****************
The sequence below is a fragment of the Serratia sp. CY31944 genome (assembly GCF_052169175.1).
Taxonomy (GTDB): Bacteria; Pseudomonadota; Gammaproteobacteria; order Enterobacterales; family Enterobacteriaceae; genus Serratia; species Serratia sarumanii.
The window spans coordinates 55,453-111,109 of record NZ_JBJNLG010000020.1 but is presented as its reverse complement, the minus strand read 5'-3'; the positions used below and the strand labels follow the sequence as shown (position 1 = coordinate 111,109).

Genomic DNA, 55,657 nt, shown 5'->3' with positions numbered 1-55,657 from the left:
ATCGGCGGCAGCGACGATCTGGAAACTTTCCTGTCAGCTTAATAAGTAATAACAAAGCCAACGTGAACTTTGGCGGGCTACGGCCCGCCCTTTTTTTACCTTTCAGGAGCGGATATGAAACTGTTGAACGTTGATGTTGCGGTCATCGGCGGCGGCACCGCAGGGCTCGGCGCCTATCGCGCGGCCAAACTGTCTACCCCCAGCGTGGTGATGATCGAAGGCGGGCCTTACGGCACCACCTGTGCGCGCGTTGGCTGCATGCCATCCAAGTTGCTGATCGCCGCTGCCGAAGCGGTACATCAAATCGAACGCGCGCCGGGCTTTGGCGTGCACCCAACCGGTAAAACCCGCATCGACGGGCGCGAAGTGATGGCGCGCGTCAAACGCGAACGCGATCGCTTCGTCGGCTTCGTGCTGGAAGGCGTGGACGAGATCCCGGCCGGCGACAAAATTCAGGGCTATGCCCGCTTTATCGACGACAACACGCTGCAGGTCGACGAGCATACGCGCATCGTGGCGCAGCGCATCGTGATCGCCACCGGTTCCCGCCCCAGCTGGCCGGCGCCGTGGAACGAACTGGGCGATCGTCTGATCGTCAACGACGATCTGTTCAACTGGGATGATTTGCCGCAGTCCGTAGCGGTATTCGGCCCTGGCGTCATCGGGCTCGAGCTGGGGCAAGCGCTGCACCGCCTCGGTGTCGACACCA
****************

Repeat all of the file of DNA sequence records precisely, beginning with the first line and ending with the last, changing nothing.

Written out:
The sequence below is a fragment of the Serratia sp. CY31944 genome (assembly GCF_052169175.1).
Taxonomy (GTDB): Bacteria; Pseudomonadota; Gammaproteobacteria; order Enterobacterales; family Enterobacteriaceae; genus Serratia; species Serratia sarumanii.
The window spans coordinates 55,453-111,109 of record NZ_JBJNLG010000020.1 but is presented as its reverse complement, the minus strand read 5'-3'; the positions used below and the strand labels follow the sequence as shown (position 1 = coordinate 111,109).

Genomic DNA, 55,657 nt, shown 5'->3' with positions numbered 1-55,657 from the left:
ATCGGCGGCAGCGACGATCTGGAAACTTTCCTGTCAGCTTAATAAGTAATAACAAAGCCAACGTGAACTTTGGCGGGCTACGGCCCGCCCTTTTTTTACCTTTCAGGAGCGGATATGAAACTGTTGAACGTTGATGTTGCGGTCATCGGCGGCGGCACCGCAGGGCTCGGCGCCTATCGCGCGGCCAAACTGTCTACCCCCAGCGTGGTGATGATCGAAGGCGGGCCTTACGGCACCACCTGTGCGCGCGTTGGCTGCATGCCATCCAAGTTGCTGATCGCCGCTGCCGAAGCGGTACATCAAATCGAACGCGCGCCGGGCTTTGGCGTGCACCCAACCGGTAAAACCCGCATCGACGGGCGCGAAGTGATGGCGCGCGTCAAACGCGAACGCGATCGCTTCGTCGGCTTCGTGCTGGAAGGCGTGGACGAGATCCCGGCCGGCGACAAAATTCAGGGCTATGCCCGCTTTATCGACGACAACACGCTGCAGGTCGACGAGCATACGCGCATCGTGGCGCAGCGCATCGTGATCGCCACCGGTTCCCGCCCCAGCTGGCCGGCGCCGTGGAACGAACTGGGCGATCGTCTGATCGTCAACGACGATCTGTTCAACTGGGATGATTTGCCGCAGTCCGTAGCGGTATTCGGCCCTGGCGTCATCGGGCTCGAGCTGGGGCAAGCGCTGCACCGCCTCGGTGTCGACACCA